the New York Times The staff member who edited Senator Tom Cotton’s infamous “Send in the Troops” column resigned from the newspaper more than six months after it was published.
Adam Rubenstein, a young editorial assistant who previously worked at The weekly standard, was put in the media spotlight last summer after the Times himself reported that he edited the famous June submission in which Cotton called on federal authorities to deploy U.S. troops to cities to quell protests against police brutality. The column sparked a staff-wide revolt and prompted the resignation of opinion editor James Bennet.
Rubenstein left the newspaper this week, The Daily Beast confirmed. Its release was announced – with little fanfare – in an internal Slack channel for Times members of staff Thursday. Neither Rubenstein nor the newspaper immediately responded to a request for comment.
Before his ouster, Bennet initially defended the column as crucial to the opinion page’s mission of showing readers “counter-arguments, especially those put forward by those in a position to define policy.” He added at the time: “We understand that many readers find Senator Cotton’s argument painful, even dangerous. We believe this is one of the reasons it requires public scrutiny and debate. “
But at a company-wide public meeting, Bennet released a mea culpa, saying, “I’m so sorry, I’m sorry for the pain this particular room has caused” and suggesting that the ordeal had become “a moment for me and for us to question everything we do in public opinion. He admitted that he had not personally read the column before it was published – “another part of the process that failed,” he said – and admitted to staff that “I should have been involved in signing the report. ‘article … I should read it and signed it. “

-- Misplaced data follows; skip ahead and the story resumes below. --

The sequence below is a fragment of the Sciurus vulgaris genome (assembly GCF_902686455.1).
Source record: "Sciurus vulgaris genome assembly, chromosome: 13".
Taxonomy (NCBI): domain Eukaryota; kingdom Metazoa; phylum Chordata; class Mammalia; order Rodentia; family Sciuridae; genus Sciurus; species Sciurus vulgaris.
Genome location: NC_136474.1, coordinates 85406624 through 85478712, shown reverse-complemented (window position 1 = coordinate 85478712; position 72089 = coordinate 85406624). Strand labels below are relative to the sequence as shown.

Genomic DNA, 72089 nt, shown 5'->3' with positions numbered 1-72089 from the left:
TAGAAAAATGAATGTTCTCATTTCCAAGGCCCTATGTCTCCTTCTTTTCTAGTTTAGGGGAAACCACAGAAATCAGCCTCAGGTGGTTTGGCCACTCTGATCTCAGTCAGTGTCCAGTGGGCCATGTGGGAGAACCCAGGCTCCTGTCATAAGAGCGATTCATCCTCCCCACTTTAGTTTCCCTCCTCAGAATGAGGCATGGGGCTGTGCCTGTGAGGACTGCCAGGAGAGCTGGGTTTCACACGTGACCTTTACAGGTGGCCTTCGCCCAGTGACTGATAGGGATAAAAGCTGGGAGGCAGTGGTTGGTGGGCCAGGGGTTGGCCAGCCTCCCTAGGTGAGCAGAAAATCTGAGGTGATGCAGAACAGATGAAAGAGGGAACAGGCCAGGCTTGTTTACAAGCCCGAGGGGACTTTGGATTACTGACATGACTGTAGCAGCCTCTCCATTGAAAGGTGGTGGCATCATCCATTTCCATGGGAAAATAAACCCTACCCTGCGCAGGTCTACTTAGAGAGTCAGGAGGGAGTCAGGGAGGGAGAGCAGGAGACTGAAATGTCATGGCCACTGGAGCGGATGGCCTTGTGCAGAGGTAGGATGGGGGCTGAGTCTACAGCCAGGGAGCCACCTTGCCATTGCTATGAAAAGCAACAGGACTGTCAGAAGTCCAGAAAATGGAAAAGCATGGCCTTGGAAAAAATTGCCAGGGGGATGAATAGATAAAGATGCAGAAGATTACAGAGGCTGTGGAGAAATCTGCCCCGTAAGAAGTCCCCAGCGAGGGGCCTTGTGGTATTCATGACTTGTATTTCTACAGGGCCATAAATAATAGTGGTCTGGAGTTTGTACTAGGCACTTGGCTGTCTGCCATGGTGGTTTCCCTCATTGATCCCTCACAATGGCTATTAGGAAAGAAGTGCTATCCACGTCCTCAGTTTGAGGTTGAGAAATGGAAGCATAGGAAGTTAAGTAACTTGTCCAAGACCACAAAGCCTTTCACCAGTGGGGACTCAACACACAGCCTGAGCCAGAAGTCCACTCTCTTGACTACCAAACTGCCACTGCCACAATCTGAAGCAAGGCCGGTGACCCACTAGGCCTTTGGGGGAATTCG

A few days later, Bennet resigned. Its deputy editor, James Dao, has been reassigned to the newsroom. Rubenstein stayed with the newspaper until this week.
Times executives have repeatedly presented the cotton column as “a leadership problem”, and a spokesperson called it “the result of a rushed editorial process”.
For example, during the editing process, the Times reported, Rubenstein contacted a photo editor to obtain images of troops sent to the University of Mississippi in 1962 to end segregationist mob violence against racial integration at school – a comparable situation, seems to suggest Senator, deploying troops to crush this summer’s protests against racial injustice.
“A false equivalence, but the historical images are there now,” he reportedly replied to Rubenstein, prompting the editorial assistant to admit: “Yes, there are a few in there.”
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